This month’s Nrithyollasa, a feast of dances hosted by Ananya at Seva Sadana, Malleshwaram was a successful one in no small measure due to two factors— the fine temperament of the recorded music and the calibre of the three dancers who performed on that evening. Traditional glamour Rekha Raju ’ s Mohiniyattam was strictly in harmony with the tenets of the dance form and the edakka accompaniment in the musical ensemble was conspicuous by its impactful presence.
Straightaway she opened with a varna having a lyric dilating on Nala-Damayanthi tale. Damayanthi is acutely pained by the separation of her husband Nala. She addresses a swan and sends messages of love, and the direction and degrees of her pangs are expressed through that swan. The traditional glamour of Mohiniyattam was reechoed in her presentation. It was all emotion and grace. She stuck the right note in handling the gentle nritta too. Her rhythmic hold and precise body movements had artistic synchronisation. The slow and graceful movements typical of the dance form made the number Praanapriya (Shuddha Dhanyasi) a well guided abhinaya
piece. Growing in fire and involvement as the recital progressed, it was the Ashtapadi (Lalitha lavanga, Hindola raga) structured around the Gopi who is reminiscing the good times that she had with Krishna, conceived and visualised by the dancer that projected Rekha Raju at her best. A composition on Ayyappa Swamy popularised by noted singer Jesudas Harivarasanam (Sri raga) was rendered in a telling manner. Sculpturesque poses: In a spunky recital, the brilliance of LS Prakrithi’s technical command and the magic of her abhinaya seemed pretty evenly matched. In the Ardhanareeshwara stotra (Champeya Gowraaya, ragamalika) by Adi Shankaracharya, her lasya and tandava movements were appropriate in unraveling the theme of duality of man and woman in Lord Shiva. Her nritta preludes were as per the requirement. Various sculpturesque poses etched by her were eye-popping. It was in the nritta chapter of the recital that one was treated to the full blooming of Bharatanayam.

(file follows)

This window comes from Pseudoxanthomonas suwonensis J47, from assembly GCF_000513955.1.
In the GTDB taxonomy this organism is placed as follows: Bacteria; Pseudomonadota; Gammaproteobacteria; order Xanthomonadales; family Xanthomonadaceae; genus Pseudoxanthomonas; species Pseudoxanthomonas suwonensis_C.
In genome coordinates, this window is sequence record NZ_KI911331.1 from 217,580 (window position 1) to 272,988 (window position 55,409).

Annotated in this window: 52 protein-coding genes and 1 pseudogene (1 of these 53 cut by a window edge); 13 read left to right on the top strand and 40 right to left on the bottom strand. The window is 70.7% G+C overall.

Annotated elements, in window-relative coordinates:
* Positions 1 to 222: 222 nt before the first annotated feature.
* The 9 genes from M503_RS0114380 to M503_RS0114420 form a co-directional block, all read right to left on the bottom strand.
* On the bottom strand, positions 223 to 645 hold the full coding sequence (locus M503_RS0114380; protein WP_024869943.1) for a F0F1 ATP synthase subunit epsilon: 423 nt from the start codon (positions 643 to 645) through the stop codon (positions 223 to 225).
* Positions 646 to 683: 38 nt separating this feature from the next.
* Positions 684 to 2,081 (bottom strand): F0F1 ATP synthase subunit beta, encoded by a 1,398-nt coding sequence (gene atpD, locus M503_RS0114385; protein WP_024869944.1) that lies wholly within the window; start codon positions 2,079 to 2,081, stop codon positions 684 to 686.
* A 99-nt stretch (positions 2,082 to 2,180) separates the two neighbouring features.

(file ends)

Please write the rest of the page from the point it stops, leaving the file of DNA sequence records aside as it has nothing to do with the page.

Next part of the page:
Swati Tirunal’s Hindi krithi Chaliye kunj ko (Brindavana Saranga raga) woven around Gopika and Lord Krishna was marked by the dancer’s histrionics. She concluded with a sonorous tillana set to Jog raga with a line of text in praise of Ananya. Flowing nritta: An elegant Odissi dance performance by Vandana Supriya ushered in the finale. Fully populated by thribhangis and chowkas, her invocatory number resonated with a graceful energy. She set in motion the Megha pallavi with a flowing nritta. The Odissi geometry woven into the elaboration was applauded for its precise and artistic affluence. She had an Oriyan poetry Saacho as the textual framework for her abhinaya to portray a Radha who is restlessly searching for Krishna. Felicitous Bharatanatyam: Young Shruti Srinivasan trained felicitously by a popular and able Guru Vasundhara Sampathkumar regaled the rasikas at Nayana with her tasteful Bharatanayam under the ‘Every Wednesday Cultural Evening Programmes’ series. However, she would do better by shedding some weight and maintaining a dancer’s body. The opening slot had the shlokas on Ganesha, Saraswathi and Devi followed by Aangikam bhuvanam (Revathi) beautifully imaged in her abhinaya. She did an excellent job of cutting out too many elaborations in Dandayudhapani Pillai’s Kalyani varna with Shiva-theme without spoiling the core of the emotive thrust. The way the different jaathis of rhythm was knit into the demanding teermanas, the etched clarity of movement and Shiva’s bhangis with the well spelt out araimandi and moving abhinaya made for a fine recital. Maneyolagado Govinda (ragamalika, Purandaradasa) and Baa baa Shankara (Vachaspathi, again on Shiva!!) vouched for her matured abhinaya. She concluded with a crisp tillana in Brindavaniraga.